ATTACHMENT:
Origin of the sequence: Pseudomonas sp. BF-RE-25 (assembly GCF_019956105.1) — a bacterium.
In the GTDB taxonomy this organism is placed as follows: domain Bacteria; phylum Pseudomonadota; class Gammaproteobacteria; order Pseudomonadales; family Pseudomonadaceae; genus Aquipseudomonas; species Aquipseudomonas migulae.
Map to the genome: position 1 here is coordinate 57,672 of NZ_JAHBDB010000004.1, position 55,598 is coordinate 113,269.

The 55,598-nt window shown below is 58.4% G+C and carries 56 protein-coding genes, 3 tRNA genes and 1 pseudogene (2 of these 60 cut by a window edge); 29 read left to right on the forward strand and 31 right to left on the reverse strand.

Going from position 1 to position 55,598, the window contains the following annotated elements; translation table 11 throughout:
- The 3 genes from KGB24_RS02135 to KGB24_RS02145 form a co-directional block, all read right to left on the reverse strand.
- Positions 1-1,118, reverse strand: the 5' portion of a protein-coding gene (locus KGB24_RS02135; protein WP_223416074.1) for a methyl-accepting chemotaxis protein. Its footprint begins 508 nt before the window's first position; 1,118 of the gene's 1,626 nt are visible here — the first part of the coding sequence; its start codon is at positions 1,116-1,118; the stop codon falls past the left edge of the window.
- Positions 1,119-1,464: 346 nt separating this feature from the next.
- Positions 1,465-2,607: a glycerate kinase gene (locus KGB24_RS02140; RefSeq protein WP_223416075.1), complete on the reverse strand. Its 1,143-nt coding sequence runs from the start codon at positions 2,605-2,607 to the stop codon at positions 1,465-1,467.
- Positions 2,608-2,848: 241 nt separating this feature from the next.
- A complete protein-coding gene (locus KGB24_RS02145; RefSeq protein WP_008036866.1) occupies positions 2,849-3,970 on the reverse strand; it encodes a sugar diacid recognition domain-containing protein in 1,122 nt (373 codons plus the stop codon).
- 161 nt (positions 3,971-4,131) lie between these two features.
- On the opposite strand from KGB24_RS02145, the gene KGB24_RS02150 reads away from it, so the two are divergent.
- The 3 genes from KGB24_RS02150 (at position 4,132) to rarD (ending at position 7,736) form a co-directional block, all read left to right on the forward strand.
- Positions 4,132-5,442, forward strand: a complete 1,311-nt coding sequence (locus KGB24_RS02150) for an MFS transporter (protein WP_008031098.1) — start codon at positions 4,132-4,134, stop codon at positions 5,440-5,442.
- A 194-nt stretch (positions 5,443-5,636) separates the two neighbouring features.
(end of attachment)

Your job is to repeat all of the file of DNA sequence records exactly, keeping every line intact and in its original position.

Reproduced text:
Origin of the sequence: Pseudomonas sp. BF-RE-25 (assembly GCF_019956105.1) — a bacterium.
In the GTDB taxonomy this organism is placed as follows: domain Bacteria; phylum Pseudomonadota; class Gammaproteobacteria; order Pseudomonadales; family Pseudomonadaceae; genus Aquipseudomonas; species Aquipseudomonas migulae.
Map to the genome: position 1 here is coordinate 57,672 of NZ_JAHBDB010000004.1, position 55,598 is coordinate 113,269.

The 55,598-nt window shown below is 58.4% G+C and carries 56 protein-coding genes, 3 tRNA genes and 1 pseudogene (2 of these 60 cut by a window edge); 29 read left to right on the forward strand and 31 right to left on the reverse strand.

Going from position 1 to position 55,598, the window contains the following annotated elements; translation table 11 throughout:
- The 3 genes from KGB24_RS02135 to KGB24_RS02145 form a co-directional block, all read right to left on the reverse strand.
- Positions 1-1,118, reverse strand: the 5' portion of a protein-coding gene (locus KGB24_RS02135; protein WP_223416074.1) for a methyl-accepting chemotaxis protein. Its footprint begins 508 nt before the window's first position; 1,118 of the gene's 1,626 nt are visible here — the first part of the coding sequence; its start codon is at positions 1,116-1,118; the stop codon falls past the left edge of the window.
- Positions 1,119-1,464: 346 nt separating this feature from the next.
- Positions 1,465-2,607: a glycerate kinase gene (locus KGB24_RS02140; RefSeq protein WP_223416075.1), complete on the reverse strand. Its 1,143-nt coding sequence runs from the start codon at positions 2,605-2,607 to the stop codon at positions 1,465-1,467.
- Positions 2,608-2,848: 241 nt separating this feature from the next.
- A complete protein-coding gene (locus KGB24_RS02145; RefSeq protein WP_008036866.1) occupies positions 2,849-3,970 on the reverse strand; it encodes a sugar diacid recognition domain-containing protein in 1,122 nt (373 codons plus the stop codon).
- 161 nt (positions 3,971-4,131) lie between these two features.
- On the opposite strand from KGB24_RS02145, the gene KGB24_RS02150 reads away from it, so the two are divergent.
- The 3 genes from KGB24_RS02150 (at position 4,132) to rarD (ending at position 7,736) form a co-directional block, all read left to right on the forward strand.
- Positions 4,132-5,442, forward strand: a complete 1,311-nt coding sequence (locus KGB24_RS02150) for an MFS transporter (protein WP_008031098.1) — start codon at positions 4,132-4,134, stop codon at positions 5,440-5,442.
- A 194-nt stretch (positions 5,443-5,636) separates the two neighbouring features.